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Credibility (Trustworthiness)

This semantic differential scale measures a component of source credibility relating primarily to honesty and sincerity. It has been one of the most popular scales used in scholarly advertising research.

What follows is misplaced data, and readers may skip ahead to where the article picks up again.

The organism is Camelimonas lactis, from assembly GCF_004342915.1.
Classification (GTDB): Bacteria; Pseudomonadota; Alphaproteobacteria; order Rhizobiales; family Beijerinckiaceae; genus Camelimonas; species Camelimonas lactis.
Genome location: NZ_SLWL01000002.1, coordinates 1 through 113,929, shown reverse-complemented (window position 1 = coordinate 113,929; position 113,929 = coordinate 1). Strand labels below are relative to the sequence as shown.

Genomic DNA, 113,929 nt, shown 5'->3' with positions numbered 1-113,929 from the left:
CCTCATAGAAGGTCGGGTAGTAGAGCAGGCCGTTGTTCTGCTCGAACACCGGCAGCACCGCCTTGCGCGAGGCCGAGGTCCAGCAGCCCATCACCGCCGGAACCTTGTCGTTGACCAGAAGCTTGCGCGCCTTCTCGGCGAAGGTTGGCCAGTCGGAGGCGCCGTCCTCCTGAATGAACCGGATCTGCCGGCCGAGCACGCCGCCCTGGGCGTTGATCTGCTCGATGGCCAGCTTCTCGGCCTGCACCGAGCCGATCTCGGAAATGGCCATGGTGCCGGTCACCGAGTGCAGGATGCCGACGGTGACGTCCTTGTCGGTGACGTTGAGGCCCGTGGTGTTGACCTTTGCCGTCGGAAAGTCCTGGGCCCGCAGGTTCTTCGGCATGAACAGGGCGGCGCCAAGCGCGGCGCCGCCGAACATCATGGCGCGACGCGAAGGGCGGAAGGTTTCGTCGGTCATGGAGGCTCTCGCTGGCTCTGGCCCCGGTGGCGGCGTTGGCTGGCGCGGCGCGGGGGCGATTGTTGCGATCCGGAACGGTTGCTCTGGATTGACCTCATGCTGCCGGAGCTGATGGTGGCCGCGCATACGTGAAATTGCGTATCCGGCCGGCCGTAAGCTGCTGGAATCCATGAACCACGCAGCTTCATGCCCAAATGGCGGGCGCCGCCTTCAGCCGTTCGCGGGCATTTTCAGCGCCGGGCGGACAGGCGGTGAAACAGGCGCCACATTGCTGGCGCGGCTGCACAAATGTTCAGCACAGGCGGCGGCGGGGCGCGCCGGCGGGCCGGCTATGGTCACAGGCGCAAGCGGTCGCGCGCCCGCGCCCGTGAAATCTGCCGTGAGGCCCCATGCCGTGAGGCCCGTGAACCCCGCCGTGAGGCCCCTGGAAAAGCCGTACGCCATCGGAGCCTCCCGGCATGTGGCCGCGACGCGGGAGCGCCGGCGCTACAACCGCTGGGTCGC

The following applications of the scale (or parts of it) have been made: credibility of a nutrition claim in an ad (Andrews, Netemeyer, and Burton 1998; Andrews 2001; Andrews, Burton and Netemeyer 2001; Kozup, Creyer, and Burton 2003); credibility of merchant supplied price information (Lichtenstein and Bearden 1989); credibility of a store's ad (Bobinski, Cox, and Cox 1996); the trustworthiness of a company (Goldsmith, Lafferty and Newell 2001; MacKenzie and Lutz 1989); a website's reputation (Shamdasani, Stanaland, and Tan 2001); the credibility of a website's sponsor (Rifon et al. 2004); the trustworthiness of print ad models (Bower and Landreth 2001); trustworthiness of noncelebrity product endorsers (Moore, Mowen, and Reardon 1994); and, credibility of celebrity endorsers (Ohanian 1990, 1991; Till and Busler 2000; Tripp, Jensen, and Carlson 1994).